A good example of this in real life is souvenirs. Souvenirs are reflective pieces that are triggers for memories. You can design a very nice piece of souvenir to take home, but make sure the experience you designed for your customers are also positive.

Sociable control

The final concept introduced was the nudge principle. Donald cited the book “Nudge” by Richard H.Thaler and Cass R. Sunstein that talks about anything that influences
our choice. Designers should work hard to influence people’s choices without inducing any force. The principle is “How do you get people to do things that are good for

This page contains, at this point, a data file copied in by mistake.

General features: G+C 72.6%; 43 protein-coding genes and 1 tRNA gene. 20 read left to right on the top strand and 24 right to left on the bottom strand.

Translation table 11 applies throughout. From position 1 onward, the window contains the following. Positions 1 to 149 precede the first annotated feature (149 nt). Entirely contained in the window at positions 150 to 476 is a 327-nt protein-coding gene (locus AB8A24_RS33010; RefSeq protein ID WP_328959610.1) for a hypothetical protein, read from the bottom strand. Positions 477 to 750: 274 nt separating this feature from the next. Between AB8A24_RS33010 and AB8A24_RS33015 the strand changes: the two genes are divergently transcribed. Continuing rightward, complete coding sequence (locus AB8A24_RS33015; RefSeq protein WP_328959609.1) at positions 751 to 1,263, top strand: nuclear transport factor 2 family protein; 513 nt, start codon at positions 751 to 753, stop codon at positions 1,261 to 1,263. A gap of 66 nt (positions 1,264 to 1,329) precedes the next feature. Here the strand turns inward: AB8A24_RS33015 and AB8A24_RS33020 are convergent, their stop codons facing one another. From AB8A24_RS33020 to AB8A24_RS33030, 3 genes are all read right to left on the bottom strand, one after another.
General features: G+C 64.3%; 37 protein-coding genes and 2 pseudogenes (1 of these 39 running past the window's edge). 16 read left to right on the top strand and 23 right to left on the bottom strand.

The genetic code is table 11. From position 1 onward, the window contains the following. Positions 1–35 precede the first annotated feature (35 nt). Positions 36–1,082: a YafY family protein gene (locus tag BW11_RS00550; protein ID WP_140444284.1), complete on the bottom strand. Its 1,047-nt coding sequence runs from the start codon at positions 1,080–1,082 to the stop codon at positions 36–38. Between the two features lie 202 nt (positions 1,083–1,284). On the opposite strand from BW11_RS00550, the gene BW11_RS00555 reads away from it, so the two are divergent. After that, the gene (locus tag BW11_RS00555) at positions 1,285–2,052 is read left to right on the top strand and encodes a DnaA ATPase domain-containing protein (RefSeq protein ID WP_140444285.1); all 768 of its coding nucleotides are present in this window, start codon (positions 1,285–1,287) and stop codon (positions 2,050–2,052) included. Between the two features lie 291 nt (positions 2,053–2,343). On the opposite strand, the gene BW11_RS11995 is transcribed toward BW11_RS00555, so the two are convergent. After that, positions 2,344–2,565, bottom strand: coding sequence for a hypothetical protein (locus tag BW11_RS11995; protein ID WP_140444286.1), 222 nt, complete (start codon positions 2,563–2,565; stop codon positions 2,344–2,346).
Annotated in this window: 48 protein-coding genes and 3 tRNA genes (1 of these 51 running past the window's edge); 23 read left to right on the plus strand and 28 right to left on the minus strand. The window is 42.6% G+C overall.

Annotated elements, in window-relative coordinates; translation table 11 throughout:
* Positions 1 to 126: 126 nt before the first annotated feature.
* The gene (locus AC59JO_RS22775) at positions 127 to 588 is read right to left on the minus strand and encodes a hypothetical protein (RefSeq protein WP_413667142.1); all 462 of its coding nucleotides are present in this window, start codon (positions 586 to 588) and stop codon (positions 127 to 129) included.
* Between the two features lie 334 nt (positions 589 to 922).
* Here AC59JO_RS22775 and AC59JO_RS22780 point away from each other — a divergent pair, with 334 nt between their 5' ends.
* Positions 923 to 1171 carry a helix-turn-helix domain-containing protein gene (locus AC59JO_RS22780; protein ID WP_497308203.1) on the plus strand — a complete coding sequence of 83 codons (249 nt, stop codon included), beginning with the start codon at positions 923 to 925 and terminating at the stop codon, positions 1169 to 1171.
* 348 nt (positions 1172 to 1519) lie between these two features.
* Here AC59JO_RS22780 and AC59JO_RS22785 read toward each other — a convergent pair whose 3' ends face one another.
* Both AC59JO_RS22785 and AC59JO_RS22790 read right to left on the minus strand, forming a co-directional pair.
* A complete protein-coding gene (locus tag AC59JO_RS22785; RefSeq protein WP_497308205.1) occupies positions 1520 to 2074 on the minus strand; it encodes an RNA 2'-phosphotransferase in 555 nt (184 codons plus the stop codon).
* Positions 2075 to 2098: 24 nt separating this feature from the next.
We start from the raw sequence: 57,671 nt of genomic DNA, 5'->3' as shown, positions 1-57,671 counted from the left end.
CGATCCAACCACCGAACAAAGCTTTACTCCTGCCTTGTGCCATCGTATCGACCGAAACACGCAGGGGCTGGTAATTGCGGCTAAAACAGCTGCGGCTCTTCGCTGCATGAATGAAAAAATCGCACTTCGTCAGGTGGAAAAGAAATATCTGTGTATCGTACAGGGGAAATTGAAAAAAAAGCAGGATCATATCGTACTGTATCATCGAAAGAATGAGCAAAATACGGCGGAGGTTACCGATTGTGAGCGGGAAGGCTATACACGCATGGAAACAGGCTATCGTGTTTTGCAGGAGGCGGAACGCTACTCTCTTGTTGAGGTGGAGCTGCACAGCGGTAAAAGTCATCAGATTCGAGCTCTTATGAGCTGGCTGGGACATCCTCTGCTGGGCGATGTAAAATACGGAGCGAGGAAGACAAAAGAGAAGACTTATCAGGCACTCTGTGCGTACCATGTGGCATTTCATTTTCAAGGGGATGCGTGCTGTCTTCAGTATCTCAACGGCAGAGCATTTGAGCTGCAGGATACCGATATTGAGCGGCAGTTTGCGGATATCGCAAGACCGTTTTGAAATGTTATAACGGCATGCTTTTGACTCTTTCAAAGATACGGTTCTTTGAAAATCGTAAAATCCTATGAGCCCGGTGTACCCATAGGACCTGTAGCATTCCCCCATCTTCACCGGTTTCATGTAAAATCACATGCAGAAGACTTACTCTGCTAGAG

them?” Furniture store Ikea does this very well by creating a shopping path for their customer that will take them to every corner of store, but at the same time provide many
exit paths. This makes your first visit to the store complete, but your recurring visits efficient. The entire shopping experience is managed every step of the way. In summary,
“sociable design are all of these things put together – To recognize that when we work, when we design, when we do things, it’s always involved with other people,
in many ways subtle and we’re not aware of it, we’re just there. A good designer must take account of it, and better yet, can take advantage of it.”